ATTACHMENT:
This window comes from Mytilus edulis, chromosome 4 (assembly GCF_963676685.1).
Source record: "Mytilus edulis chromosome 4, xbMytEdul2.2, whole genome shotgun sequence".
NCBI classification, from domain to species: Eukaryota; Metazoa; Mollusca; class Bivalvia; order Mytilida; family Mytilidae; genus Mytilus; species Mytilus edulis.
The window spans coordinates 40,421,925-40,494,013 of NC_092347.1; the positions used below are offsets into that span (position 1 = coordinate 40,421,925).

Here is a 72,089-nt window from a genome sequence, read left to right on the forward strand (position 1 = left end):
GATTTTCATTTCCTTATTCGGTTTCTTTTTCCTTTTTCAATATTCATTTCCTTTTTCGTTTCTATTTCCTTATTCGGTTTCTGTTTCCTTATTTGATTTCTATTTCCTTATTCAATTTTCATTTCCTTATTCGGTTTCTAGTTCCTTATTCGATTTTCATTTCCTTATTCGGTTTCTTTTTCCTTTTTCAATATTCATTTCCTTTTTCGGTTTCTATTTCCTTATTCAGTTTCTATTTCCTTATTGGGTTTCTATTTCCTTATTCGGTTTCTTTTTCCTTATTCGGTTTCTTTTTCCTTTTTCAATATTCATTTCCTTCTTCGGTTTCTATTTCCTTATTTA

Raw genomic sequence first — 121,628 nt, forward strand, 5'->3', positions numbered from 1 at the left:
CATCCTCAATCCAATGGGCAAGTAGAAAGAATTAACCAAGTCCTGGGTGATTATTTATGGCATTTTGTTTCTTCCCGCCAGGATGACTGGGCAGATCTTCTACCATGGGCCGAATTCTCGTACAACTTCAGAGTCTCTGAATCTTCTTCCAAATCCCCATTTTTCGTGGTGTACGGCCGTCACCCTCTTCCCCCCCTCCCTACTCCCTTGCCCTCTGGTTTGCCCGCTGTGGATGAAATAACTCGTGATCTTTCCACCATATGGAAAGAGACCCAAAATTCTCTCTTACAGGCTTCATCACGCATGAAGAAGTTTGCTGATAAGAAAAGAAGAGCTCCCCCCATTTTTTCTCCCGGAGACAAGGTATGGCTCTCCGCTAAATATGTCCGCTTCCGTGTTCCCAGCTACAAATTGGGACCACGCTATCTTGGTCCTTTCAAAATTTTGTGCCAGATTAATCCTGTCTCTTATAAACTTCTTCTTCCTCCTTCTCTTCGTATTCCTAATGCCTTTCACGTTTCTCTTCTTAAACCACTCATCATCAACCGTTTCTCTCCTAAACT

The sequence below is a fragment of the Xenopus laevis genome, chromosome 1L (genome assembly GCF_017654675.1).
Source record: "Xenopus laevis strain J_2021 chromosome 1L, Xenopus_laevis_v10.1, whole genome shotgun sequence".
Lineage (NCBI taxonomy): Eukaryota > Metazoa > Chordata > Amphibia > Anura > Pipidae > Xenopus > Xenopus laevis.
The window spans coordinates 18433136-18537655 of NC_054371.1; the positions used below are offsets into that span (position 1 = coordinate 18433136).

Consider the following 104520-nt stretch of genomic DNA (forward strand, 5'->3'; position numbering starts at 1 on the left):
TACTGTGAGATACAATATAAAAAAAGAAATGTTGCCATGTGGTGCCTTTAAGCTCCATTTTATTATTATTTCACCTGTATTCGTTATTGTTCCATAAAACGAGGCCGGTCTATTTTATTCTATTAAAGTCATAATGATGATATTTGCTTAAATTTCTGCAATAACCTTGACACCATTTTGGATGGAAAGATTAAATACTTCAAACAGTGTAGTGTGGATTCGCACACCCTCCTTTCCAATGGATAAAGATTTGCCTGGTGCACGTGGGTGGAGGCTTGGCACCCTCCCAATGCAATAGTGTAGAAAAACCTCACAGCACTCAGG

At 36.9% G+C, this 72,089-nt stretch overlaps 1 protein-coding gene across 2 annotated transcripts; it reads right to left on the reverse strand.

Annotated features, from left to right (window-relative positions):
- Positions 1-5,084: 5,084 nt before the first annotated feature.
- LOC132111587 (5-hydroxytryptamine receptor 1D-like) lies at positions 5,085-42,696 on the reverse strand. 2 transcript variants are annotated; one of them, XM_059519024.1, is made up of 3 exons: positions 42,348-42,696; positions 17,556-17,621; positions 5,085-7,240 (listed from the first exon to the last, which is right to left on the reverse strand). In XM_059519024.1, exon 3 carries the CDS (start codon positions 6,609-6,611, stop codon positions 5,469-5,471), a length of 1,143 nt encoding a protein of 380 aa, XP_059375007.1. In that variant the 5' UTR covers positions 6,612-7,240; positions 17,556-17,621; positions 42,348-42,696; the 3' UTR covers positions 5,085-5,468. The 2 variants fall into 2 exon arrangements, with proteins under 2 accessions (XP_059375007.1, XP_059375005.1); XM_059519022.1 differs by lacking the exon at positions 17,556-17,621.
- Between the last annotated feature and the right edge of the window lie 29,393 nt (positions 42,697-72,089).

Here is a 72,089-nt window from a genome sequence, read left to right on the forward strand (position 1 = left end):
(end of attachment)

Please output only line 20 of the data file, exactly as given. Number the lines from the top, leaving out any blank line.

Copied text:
Here is a 72,089-nt window from a genome sequence, read left to right on the forward strand (position 1 = left end):